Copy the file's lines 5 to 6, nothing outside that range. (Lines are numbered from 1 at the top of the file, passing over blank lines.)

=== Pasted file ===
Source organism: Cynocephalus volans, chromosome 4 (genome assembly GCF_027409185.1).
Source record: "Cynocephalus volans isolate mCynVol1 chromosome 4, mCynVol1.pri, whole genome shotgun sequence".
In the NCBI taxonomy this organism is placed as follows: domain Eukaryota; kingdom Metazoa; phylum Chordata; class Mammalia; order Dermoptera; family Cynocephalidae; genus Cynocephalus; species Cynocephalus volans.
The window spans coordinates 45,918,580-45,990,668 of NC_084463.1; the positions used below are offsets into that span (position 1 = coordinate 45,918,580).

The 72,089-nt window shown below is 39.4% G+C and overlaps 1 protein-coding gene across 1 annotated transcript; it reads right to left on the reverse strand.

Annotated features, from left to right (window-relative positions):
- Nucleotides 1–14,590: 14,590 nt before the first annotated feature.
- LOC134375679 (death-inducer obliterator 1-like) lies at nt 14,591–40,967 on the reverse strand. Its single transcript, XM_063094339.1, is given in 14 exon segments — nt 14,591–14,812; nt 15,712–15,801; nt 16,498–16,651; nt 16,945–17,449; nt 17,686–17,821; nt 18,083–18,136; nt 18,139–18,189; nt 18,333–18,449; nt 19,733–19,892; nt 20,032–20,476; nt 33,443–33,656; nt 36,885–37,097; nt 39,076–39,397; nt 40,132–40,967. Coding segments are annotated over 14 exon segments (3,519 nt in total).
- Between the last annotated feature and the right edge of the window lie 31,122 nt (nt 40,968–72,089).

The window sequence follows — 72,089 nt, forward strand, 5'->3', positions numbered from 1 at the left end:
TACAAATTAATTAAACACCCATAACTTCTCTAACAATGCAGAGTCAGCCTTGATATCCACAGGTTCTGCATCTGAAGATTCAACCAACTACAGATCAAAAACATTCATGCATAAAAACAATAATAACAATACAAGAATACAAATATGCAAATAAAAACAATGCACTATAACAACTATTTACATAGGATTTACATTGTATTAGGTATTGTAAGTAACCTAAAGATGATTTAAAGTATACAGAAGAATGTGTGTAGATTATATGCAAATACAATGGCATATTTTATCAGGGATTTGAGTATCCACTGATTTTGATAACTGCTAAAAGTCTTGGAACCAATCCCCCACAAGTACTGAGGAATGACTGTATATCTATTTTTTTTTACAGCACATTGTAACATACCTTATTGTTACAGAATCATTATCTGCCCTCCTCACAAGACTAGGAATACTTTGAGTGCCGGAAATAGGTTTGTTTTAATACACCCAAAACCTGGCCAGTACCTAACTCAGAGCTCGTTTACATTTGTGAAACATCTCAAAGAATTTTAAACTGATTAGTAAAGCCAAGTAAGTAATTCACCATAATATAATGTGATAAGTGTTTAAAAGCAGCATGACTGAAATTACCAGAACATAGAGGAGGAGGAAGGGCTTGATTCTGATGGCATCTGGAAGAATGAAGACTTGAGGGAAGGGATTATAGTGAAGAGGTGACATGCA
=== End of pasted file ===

The 72,089-nt window shown below is 39.4% G+C and overlaps 1 protein-coding gene across 1 annotated transcript; it reads right to left on the reverse strand.

Annotated features, from left to right (window-relative positions):